New Paper: “Residual Votes in the 2020 Election in Georgia”

“Residual Votes in the 2020 Election in Georgia”

David Cottrell, Felix E. Herron, Michael C. Herron, and Daniel A. Smith

Abstract

The 2020 General Election took place against the backdrop of a pandemic and numerous claims about incipient voter fraud and election malfeasance. No state’s presidential race was closer than Georgia’s, where a hand recount of the presidential contest is planned. As an initial post-election audit of the 2020 election in Georgia, we analyze residual vote rates in statewide races. A race’s residual vote rate combines the rates at which ballots contain undervotes (abstentions) and overvotes (which occur when voters cast more than the allowed number of votes in a race). Anomalously high residual vote rates can be indicative of underlying election administration problems, like ballot design flaws. Our analysis of residual vote rates in Georgia uncovers nothing anomalous in the presidential race, a notable result given this race’s closeness. We do, however, nd an unusually high overvote rate in Georgia’s special election for a seat in the United States Senate. This high overvote rate is concentrated in Gwinnett County and appears to reflect the county’s two-column ballot design that led roughly 4,000 voters to select more than one candidate for senate in the special election, in the process rendering invalid their votes in this contest.

The full paper is available here.

The New York Time’s @Nate_Cohn finds “Turnout Wasn’t the Driver of Clinton’s Defeat,” but in FL, Trump crushed Clinton in precincts that had high turnout and in those where White’s cast greater share of ballots on Election Day

Nate asks, “So how much did turnout contribute to Mr. Trump’s victory? As the party registration numbers and turnout figures by race imply, just a bit. But Mr. Trump won the election by just a bit — by only 0.7 percentage points in Pennsylvania, for example.”

That seems reasonable.

Let’s take a closer look at the precinct results in Florida.

Trump crushed Clinton across Florida’s precincts that had high voter turnout, as the figure below reveals (with the size of the precincts weighted by the total votes cast).  Trump won a greater share of the total votes cast in the smattering of low turnout precincts, but more impressively, in precincts with turnout (of registered voters) that exceeded 75%. For example, he won more than 60% of the total votes cast (which includes write-ins and 3rd party votes) in precincts with greater than 90% turnout.

TotVoters_OverallTurnout_PrecinctResults

Trump also crushed Clinton in precincts that had high rates of Whites voting on Election Day. The figure below reveals that Trump won bigly in precincts in which Whites comprised more than 65% of those who waited until Election day to turn out (precinct size is weighted by Election Day Turnout).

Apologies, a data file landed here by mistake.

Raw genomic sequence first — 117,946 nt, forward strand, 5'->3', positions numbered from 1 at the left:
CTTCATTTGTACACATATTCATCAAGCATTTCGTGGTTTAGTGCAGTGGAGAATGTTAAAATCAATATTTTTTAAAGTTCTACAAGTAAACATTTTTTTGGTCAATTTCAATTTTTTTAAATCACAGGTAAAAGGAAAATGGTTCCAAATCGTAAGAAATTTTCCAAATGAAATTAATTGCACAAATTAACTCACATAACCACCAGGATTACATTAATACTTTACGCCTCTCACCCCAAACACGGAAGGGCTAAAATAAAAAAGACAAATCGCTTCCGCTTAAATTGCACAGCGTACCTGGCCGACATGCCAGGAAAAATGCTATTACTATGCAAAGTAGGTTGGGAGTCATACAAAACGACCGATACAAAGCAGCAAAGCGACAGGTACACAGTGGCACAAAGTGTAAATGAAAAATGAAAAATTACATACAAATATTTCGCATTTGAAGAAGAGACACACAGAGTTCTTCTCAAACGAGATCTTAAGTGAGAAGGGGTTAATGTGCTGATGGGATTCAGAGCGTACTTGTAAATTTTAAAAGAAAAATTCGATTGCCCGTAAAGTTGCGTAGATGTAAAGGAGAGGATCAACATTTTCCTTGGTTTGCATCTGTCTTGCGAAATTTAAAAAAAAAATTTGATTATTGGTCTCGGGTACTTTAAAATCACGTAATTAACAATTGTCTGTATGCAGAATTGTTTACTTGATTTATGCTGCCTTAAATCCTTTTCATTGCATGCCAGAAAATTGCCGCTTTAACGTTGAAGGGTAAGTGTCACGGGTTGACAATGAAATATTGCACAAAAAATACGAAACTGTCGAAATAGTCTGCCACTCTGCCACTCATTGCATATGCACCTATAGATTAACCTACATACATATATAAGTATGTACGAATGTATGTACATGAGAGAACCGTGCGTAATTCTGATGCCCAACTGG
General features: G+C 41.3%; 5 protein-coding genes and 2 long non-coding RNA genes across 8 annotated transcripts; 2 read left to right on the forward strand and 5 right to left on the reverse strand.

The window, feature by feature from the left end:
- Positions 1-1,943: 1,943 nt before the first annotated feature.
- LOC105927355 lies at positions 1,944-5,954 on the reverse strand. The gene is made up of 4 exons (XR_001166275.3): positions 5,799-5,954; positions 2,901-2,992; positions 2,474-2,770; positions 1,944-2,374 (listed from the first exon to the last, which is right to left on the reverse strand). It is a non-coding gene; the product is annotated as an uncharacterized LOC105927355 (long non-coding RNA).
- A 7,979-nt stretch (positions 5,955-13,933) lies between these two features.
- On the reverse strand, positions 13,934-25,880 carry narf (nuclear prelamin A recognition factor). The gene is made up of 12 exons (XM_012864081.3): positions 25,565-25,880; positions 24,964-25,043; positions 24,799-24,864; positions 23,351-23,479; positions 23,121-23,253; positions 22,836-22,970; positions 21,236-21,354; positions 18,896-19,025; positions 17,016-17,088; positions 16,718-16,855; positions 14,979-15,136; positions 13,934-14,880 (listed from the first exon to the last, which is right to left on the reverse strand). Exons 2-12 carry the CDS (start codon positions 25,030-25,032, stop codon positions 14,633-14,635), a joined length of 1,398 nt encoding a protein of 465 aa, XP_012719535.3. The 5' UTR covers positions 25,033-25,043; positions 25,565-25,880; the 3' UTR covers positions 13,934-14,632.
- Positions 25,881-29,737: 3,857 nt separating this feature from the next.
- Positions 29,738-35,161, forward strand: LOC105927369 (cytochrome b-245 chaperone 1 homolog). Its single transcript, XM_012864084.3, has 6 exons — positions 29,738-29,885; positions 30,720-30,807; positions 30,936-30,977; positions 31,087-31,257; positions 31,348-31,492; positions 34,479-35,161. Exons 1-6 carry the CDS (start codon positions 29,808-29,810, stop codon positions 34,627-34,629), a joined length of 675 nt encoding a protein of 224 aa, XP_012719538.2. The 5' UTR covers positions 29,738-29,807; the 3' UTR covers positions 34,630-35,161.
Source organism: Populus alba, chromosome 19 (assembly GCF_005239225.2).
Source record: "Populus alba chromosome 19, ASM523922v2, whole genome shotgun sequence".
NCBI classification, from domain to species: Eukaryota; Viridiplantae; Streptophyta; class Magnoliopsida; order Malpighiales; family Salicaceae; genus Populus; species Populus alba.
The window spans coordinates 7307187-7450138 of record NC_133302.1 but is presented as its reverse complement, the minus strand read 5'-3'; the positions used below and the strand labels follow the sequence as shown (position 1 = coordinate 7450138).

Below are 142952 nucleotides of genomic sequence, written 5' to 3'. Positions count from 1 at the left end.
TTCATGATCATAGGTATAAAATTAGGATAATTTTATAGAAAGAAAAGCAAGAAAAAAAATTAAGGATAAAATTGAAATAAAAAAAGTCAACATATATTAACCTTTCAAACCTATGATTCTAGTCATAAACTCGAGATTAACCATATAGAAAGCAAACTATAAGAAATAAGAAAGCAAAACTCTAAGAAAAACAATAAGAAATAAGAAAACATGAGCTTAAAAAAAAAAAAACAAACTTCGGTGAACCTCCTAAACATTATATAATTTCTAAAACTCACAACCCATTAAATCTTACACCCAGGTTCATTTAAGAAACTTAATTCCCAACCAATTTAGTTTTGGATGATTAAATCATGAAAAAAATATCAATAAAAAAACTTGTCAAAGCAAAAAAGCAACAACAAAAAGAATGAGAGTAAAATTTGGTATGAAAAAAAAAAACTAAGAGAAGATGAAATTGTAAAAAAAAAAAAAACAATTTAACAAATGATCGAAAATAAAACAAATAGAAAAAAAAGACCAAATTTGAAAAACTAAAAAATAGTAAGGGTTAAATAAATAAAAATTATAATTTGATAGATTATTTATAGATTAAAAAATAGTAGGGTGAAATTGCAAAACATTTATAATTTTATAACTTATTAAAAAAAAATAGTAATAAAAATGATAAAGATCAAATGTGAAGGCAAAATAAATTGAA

WhiteEDVoters_PrecinctResultsWeightTurnout

So, it appears that that Trump did well in Florida not only in precincts with high voter turnout, but also in those where White voters turned out on Election Day.

More to come…

Now published online in Political Behavior: “Reprecincting and Voting Behavior”

Reprecincting and Voting Behavior

Brian Amos, Daniel A. Smith, and Casey Ste. Claire

University of Florida

Here’s a link to the on-line version.

Forthcoming in Political Behavior: “Reprecincting and Voting Behavior”

Reprecincting and Voting Behavior

Brian Amos, Daniel A. Smith, and Casey Ste. Claire

University of Florida

Abstract

Despite the expansion of convenience voting across the American states, millions of voters continue to cast ballots at their local precincts on Election Day. We argue that those registered voters who are reassigned to a different Election Day polling place prior to an election are less likely to turn out to vote than those assigned to vote at the same precinct location, as a new precinct location incurs both search and transportation costs on reassigned voters. Utilizing voter file data and precinct shape files from Manatee County, Florida, from before and after the 2014 General Election, we demonstrate that the redrawing of precinct boundaries and the designation of Election Day polling places is not a purely technical matter for local election administrators, but may affect voter turnout of some registered voters more than others. Controlling for a host of demographic, partisan, vote history, and geospatial factors, we find significantly lower turnout among registered voters who were reassigned to a new Election Day precinct compared to those who were not, an effect not equally offset by those voters turning to other available modes of voting (either early in-person or absentee). All else equal, we find that registered Hispanic voters were significantly more likely to abstain from voting as a result of being reassigned than any other racial group.

Here’s the link to the pre-publication draft.

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